The narrative is gripping. Vanya writing style makes one want to read more but sadly the story ends fast. The choice of words give way to beautiful imageries. The mental pictures are accompanied by sound effects. However, the length of the story is a big spoiler. 
The protagonist is a typical antihero and not the cliched vampire. The other characters, a human and a voice do add on to the suspense, but sadly, their presence makes one wish for bit more descriptions and due to the short length the story ends without elaborations.
To sum up, the story ends with a promise of a sequel. The only major drawback in this story is its length. But for it, the plot has everything it takes to make a bestseller. The book is a quick read, in fact one o…

Causality: The Crisis In Zelan

If you mesh science fiction with fantasy you would get a story like Causality. The plot is the quintessential good versus evil. However, the treatment meted out to this story is very different.
The plot revolves around an angel on the run who turns saviour on a mortal planet. There are vampires, dragons and black magicians. There is magic and dark humour. But there is also sufficient violence which makes this book not suitable for all ages. In fact its a mix of two genres and one needs to develop a taste for such writing.
Zam has used simple language while describing familiar celestial beings and magical creatures, However, there are a few scenes wherein which the violence and gore was a bit more for me to handle. Yet, even writing about graphic violence is an art and Zam does have the flair to write in this genre. The narration is gripping once it catches up pace after the first ten percent. It is dark and has elements of horror, supernatural and suspense. As said earlier, the story…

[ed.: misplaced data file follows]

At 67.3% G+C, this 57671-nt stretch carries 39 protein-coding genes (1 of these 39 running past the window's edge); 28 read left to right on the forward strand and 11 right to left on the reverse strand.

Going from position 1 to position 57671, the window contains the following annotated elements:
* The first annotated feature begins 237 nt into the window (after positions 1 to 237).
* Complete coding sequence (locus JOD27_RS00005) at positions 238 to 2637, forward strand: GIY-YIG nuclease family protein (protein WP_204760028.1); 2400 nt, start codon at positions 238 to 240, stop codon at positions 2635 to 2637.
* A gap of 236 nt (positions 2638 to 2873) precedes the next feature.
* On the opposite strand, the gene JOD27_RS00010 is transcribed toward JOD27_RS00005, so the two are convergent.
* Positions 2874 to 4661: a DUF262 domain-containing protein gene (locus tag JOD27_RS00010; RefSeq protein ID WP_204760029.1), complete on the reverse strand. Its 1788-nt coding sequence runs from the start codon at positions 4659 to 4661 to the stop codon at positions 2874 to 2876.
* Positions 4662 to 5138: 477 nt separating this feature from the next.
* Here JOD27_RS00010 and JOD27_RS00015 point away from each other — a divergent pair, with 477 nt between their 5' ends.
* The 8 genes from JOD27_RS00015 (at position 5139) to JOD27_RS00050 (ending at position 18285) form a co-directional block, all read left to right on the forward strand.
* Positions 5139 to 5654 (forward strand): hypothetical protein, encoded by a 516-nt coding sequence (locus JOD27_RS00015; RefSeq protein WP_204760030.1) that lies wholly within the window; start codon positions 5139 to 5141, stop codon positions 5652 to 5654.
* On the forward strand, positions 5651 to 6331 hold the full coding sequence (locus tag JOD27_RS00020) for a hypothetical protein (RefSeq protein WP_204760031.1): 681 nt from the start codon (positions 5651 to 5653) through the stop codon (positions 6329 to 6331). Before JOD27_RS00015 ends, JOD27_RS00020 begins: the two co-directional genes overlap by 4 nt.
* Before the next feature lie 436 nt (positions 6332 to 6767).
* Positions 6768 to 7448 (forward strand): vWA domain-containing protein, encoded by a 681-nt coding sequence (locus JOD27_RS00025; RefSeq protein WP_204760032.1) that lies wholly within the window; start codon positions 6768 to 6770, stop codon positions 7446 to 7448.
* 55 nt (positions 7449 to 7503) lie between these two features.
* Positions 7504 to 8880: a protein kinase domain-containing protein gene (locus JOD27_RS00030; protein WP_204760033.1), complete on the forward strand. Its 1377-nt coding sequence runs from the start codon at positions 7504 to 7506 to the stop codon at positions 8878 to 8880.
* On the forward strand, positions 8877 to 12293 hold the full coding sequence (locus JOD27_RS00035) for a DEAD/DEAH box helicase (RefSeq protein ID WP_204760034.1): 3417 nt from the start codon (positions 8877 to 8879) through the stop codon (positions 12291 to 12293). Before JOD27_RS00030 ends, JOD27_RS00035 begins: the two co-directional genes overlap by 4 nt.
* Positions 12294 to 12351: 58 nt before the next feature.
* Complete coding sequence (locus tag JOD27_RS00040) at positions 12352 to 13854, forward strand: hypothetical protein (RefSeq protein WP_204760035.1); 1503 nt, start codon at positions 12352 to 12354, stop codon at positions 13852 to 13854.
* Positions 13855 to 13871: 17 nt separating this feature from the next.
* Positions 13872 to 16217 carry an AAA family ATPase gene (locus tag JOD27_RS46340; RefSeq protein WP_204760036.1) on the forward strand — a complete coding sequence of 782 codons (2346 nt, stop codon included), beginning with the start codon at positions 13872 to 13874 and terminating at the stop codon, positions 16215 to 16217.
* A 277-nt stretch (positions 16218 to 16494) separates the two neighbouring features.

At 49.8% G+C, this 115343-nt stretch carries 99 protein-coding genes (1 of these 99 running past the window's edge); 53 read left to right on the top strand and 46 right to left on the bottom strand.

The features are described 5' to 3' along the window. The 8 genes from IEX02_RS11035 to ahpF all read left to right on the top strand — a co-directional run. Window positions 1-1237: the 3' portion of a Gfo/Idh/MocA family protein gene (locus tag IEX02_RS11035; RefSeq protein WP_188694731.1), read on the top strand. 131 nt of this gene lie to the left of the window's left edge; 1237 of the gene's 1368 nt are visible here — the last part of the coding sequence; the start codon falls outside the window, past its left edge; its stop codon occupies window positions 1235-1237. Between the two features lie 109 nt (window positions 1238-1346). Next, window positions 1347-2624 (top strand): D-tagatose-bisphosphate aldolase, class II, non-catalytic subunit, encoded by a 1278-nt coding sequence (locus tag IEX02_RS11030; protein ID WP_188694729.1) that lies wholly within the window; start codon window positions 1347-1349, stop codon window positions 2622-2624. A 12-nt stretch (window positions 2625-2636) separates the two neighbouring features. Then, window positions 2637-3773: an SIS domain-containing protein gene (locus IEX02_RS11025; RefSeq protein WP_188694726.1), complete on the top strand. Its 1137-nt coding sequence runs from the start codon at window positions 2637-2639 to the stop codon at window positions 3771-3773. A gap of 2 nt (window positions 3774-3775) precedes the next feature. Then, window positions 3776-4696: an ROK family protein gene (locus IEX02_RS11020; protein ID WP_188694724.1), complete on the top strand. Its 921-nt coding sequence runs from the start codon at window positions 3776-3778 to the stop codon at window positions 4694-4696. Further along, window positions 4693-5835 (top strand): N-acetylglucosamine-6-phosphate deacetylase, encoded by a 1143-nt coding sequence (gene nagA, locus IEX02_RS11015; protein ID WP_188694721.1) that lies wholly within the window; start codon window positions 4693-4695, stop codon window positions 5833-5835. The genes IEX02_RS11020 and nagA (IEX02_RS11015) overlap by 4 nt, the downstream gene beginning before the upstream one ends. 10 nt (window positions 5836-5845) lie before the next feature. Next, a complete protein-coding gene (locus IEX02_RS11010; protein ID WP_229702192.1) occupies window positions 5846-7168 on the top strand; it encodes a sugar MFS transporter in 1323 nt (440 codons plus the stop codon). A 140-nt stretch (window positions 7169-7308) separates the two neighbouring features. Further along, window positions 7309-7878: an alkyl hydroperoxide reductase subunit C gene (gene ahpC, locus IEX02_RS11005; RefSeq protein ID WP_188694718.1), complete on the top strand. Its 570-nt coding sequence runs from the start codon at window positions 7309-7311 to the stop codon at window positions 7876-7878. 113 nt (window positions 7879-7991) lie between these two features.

Chergui's Child

Loved this book. In fact this is the second book by the author that I have read. And yes, there is a complete different treatment. 
The plot explores the bond shared by a mother and her daughter akin to Daughters of the Lake. But the similarity ends there. The essence of this poignant story is the journey a mother undertakes to find her lost child, a child whose existence was kept hidden by her own mother. I wish I could say more but that would mean spoiling a beautiful narrative. Read it to believe it.
Jane's narration is really powerful in this story. She has brought out the yearning of a mother for her lost child in a manner that would tug your heart strings. I cried with the protagonist, I laughed with her and in the end felt really happy for her. The imageries are as powerful as the narrative. It was as if  I was part of a story where I could do nothing except be a mute spectator. Felt really desperate. Hats off to you Jane for a writing that made me be a part of it.
The sto…

Daughters Of The Lake

Families can be complicated and the lesser said about dysfunctional families the better. Yet, in the end, it is families that really matter.